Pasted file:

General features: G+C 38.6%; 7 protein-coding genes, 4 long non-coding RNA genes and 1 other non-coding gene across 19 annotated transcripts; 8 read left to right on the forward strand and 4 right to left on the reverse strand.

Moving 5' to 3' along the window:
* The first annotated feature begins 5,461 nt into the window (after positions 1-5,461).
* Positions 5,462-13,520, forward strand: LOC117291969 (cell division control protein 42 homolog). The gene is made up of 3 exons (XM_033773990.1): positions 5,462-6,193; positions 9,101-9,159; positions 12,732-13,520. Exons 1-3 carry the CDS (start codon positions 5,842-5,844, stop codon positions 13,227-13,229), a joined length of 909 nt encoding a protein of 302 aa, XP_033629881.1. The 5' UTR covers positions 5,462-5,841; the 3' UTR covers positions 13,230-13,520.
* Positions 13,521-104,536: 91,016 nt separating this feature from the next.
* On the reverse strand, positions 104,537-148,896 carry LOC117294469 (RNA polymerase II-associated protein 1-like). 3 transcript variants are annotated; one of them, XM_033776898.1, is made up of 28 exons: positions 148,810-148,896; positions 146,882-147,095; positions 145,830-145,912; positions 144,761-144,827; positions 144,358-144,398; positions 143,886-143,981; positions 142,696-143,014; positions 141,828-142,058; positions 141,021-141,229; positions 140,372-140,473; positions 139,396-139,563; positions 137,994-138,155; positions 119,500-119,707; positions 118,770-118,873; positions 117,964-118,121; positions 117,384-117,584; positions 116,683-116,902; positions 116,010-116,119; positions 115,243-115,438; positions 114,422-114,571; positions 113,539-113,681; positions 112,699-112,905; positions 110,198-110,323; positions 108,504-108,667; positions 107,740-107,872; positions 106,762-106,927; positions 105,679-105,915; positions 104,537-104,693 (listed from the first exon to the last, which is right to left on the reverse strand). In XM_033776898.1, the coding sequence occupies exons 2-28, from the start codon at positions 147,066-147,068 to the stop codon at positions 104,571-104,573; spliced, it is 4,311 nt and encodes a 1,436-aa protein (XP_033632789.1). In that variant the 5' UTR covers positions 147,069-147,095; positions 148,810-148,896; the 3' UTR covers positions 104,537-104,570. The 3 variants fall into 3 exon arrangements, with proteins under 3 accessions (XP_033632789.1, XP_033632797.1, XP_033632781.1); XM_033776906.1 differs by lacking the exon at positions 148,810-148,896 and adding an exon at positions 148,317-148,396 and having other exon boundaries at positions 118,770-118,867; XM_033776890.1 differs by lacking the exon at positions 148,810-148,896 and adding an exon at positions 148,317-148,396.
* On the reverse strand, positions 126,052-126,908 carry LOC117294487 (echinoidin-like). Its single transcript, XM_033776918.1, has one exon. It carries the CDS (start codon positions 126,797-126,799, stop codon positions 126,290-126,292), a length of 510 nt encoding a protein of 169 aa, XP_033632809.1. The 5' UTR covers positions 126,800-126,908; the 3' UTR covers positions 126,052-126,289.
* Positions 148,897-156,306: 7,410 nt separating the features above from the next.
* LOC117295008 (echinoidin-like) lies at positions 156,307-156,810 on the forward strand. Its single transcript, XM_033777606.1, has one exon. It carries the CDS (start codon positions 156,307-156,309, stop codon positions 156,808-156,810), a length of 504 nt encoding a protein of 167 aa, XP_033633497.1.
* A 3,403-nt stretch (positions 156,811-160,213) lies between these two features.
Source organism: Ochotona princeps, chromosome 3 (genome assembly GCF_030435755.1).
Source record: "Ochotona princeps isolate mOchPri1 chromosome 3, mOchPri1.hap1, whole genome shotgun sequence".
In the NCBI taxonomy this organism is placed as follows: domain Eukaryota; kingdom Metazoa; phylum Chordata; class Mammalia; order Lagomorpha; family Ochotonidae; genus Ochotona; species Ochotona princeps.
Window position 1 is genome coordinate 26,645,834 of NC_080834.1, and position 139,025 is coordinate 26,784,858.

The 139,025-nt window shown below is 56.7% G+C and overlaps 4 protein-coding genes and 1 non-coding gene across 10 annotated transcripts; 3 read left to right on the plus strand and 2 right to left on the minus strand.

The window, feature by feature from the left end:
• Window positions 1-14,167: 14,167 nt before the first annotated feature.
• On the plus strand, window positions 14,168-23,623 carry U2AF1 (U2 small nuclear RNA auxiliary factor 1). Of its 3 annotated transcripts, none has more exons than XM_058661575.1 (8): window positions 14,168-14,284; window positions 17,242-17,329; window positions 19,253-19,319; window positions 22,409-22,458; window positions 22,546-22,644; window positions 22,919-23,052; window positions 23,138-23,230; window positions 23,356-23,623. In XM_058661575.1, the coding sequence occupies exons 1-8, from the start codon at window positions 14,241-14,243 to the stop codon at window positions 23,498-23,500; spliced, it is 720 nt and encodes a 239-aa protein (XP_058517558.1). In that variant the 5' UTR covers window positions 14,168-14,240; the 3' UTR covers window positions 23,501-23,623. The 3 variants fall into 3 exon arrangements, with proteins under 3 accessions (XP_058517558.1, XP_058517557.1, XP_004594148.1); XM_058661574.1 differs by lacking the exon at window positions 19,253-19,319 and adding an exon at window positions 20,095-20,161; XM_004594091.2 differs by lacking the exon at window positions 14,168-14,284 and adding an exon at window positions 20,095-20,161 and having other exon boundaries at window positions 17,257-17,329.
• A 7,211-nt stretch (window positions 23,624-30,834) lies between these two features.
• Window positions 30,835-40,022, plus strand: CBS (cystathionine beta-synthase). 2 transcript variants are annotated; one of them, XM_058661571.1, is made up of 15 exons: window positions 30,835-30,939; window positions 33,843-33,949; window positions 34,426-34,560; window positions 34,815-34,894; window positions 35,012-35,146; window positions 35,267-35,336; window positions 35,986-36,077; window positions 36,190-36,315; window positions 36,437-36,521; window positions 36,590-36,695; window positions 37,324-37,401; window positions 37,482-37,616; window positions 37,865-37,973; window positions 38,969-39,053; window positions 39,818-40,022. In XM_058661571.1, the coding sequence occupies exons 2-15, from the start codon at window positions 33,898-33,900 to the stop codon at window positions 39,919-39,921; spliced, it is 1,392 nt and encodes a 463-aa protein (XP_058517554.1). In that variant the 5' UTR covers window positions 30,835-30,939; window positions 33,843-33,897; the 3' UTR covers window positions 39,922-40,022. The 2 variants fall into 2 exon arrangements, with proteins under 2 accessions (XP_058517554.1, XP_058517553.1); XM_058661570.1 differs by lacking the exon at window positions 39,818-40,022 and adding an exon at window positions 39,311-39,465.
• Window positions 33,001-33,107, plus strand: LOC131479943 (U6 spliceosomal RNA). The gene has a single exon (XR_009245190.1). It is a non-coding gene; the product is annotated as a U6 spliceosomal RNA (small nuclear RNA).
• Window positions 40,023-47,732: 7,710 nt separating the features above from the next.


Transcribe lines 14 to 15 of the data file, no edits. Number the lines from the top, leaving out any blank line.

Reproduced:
Window position 1 is genome coordinate 26,645,834 of NC_080834.1, and position 139,025 is coordinate 26,784,858.

The 139,025-nt window shown below is 56.7% G+C and overlaps 4 protein-coding genes and 1 non-coding gene across 10 annotated transcripts; 3 read left to right on the plus strand and 2 right to left on the minus strand.